St. Augustine was early recognized as the first of the Western Fathers, with St. Ambrose and St. Jerome by his side. St. Gregory the Great was added, and these four became “the Latin Doctors”. St. Leo, in some ways the greatest of theologians, was excluded, both on account of the paucity of his writings, and by the fact that his letters had a far higher authority as papal utterances. In the East St. John Chrysostom has always been the most popular, as he is the most voluminous, of the Fathers. With the great St. Basil, the father of monachism, and St. Gregory Nazianzen, famous for the purity of his faith, he made up the triumvirate called “the three hierarchs”, familiar up to the present day in Eastern art. St. Athanasius was added to these by the Westerns, so that four might answer to four. (See Doctors of the Church.) It will be observed that many of the writers rejected in the Gelasian list lived and died in Catholic communion, but incorrectness in some part of their writings, e.g. the Semipelagian error attributed to Cassian and Faustus, the chiliasm of the conclusion of Victorinus’s commentary on the Apocalypse (St. Jerome issued an expurgated edition, the only one in print as yet), the unsoundness of the lost “Hypotyposes” of Clement, and so forth, prevented such writers from being spoken of, as Hilary was by Jerome, “inoffenso pede percurritur”. As all the more important doctrines of the Church (except that of the Canon and the Inspiration of Scripture) may be proved, or at least illustrated, from Scripture, the widest office of tradition is the interpretation of Scripture, and the authority of the Fathers is here of very great importance. Nevertheless it is only then necessarily to be followed when all are of one mind: “Nemo… contra unanimum consensum Patrum ipsam Scripturam sacram interpretari audeat”, says the Council of Trent; and the Creed of Pius IV has similarly: “… nec eam unquam nisi juxta unanimum consensum Patrum accipiam et interpretabor”. The Vatican Council echoes Trent: “nemini licere . contra unanimum sensum Patrum ipsam Scripturam sacram interpretari.”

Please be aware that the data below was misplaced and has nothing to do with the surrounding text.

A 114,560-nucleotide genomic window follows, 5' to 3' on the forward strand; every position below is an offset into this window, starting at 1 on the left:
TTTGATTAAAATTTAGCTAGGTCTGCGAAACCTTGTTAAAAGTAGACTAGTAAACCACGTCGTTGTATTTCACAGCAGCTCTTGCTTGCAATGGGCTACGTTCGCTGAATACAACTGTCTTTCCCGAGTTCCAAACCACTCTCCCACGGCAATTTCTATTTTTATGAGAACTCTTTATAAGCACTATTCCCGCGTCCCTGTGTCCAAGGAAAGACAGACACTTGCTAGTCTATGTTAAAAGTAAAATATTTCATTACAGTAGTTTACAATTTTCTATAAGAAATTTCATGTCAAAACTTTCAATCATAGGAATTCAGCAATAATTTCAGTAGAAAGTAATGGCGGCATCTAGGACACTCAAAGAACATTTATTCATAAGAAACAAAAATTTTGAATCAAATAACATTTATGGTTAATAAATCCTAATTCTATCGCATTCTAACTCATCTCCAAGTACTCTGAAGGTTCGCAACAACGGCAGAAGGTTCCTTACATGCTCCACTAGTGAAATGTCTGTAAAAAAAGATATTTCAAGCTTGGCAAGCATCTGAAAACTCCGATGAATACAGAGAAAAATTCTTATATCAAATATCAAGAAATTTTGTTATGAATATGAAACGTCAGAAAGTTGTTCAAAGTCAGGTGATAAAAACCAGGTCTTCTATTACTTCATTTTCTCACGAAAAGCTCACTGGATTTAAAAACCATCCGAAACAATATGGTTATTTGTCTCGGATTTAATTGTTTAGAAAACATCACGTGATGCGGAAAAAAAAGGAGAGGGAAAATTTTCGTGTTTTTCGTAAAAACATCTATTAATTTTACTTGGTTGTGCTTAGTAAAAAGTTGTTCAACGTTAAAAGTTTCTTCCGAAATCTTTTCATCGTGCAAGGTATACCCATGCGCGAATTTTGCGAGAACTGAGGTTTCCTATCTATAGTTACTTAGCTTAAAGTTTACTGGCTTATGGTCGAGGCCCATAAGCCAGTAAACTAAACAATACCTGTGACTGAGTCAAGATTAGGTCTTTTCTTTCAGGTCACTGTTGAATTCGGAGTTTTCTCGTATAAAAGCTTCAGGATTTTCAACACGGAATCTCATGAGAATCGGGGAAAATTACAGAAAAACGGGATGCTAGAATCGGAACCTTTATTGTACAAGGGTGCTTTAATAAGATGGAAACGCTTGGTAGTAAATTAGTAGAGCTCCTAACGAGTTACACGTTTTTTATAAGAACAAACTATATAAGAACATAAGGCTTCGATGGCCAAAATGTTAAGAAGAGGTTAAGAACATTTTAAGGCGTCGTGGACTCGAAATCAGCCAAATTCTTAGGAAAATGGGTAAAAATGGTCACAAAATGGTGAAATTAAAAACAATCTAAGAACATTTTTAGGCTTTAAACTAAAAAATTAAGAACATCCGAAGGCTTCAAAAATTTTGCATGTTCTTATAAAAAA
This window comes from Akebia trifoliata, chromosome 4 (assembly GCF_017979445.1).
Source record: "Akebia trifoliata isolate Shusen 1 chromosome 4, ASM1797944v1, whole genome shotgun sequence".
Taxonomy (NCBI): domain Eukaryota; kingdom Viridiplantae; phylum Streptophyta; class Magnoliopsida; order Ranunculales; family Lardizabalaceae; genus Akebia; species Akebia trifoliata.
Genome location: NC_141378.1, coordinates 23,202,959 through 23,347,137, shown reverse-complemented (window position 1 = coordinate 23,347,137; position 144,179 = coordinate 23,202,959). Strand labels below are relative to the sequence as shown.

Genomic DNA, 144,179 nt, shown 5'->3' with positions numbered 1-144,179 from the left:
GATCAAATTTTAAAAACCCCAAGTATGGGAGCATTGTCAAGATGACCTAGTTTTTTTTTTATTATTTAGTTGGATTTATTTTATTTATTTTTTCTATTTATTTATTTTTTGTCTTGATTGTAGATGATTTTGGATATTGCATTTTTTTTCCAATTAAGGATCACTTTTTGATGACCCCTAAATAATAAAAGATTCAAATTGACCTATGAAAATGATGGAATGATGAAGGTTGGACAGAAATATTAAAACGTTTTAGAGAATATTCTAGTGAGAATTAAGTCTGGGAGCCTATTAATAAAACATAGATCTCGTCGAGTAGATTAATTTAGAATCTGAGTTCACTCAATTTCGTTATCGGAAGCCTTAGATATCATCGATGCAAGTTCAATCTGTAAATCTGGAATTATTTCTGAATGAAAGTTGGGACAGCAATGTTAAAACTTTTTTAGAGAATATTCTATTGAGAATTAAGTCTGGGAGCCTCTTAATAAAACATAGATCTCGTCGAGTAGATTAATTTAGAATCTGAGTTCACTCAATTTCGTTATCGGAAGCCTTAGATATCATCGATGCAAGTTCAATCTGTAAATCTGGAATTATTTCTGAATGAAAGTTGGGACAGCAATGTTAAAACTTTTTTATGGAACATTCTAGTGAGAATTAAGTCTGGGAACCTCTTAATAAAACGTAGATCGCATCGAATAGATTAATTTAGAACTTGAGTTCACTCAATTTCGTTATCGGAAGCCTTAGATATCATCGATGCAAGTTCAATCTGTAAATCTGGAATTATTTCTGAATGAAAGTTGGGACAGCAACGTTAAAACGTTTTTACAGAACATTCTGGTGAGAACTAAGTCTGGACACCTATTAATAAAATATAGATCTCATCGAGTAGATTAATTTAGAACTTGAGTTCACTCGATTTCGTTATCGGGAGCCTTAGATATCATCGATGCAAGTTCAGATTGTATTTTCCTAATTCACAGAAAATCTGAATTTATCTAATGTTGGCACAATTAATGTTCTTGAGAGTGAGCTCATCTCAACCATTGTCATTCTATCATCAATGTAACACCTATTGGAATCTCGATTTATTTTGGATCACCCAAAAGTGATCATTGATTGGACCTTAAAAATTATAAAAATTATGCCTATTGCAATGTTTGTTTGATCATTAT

A consensus of the Fathers is not, of course, to be expected in very small matters: “Quae tamen antiqua sanctorum patrum consensio non in omnibus divine legis quaestiunculis, sed solum certe praecipue in fidei regula magno nobis studio et investiganda est et sequenda” (Vincent, xxviii, 72). This is not the method, adds St. Vincent, against widespread and inveterate heresies, but rather against novelties, to be applied directly they appear. A better instance could hardly be given than the way in which Adoptionism was met by the Council of Frankfort in 794, nor could the principle be better expressed than by the Fathers of the Council: “Tenete vos intra terminus Patrum, et nolite novas versare quaestiunculas; ad nihilum enim valent nisi ad subversionem audientium. Sufficit enim vobis sanctorum Patrum vestigial sequi, et illorum dicta firma tenere fide. Illi enim in Domino nostril exstiterunt doctores in fide et ductore ad vitam; quorum et sapientia Spiritu Dei plena libris legitur inscripta, et vita meritorum miraculis clara et sanctissima; quorum animae apud Deum Dei Filium, D. N. J. C. pro magno pietatis labore regnant in caelis. Hos ergo tota animi virtute, toto caritatis affectu sequimini, beatissimi fraters, ut horum inconcussa firmite doctrinis adhaerentes, consortium aeternae beatitudinis… cum illis habere mereamini in caelis” (“Synodica ad Epise.” in Mansi, XIII, 897-8). And an excellent act of faith in the tradition of the Church is that of Charlemagne (ibid., 902) made on the same occasion: “Apostolicae sedi et antiquis ab initio nascentis ecclesiae et catholicis traditionibus tota mentis intentione, tota cordis alacritate, me conjungo. Quicquid in illorum legitur libris, qui divino Spiritu afflati, toti orbi a Deo Christo dati sunt doctores, indubitanter teneo; hoc ad salutem animae meae sufficere credens, quod sacratissimae evangelic ae veritatis pandit historia, quod apostolica in suis epistolic confirmat auctoritas, quod eximii Sacrw Scriptures tractatores et praecipui Christian ae fidei doctores ad perpetuam posteris scriptum reliquerunt memoriam.”
II. CLASSIFICATION OF PATRISTIC WRITINGS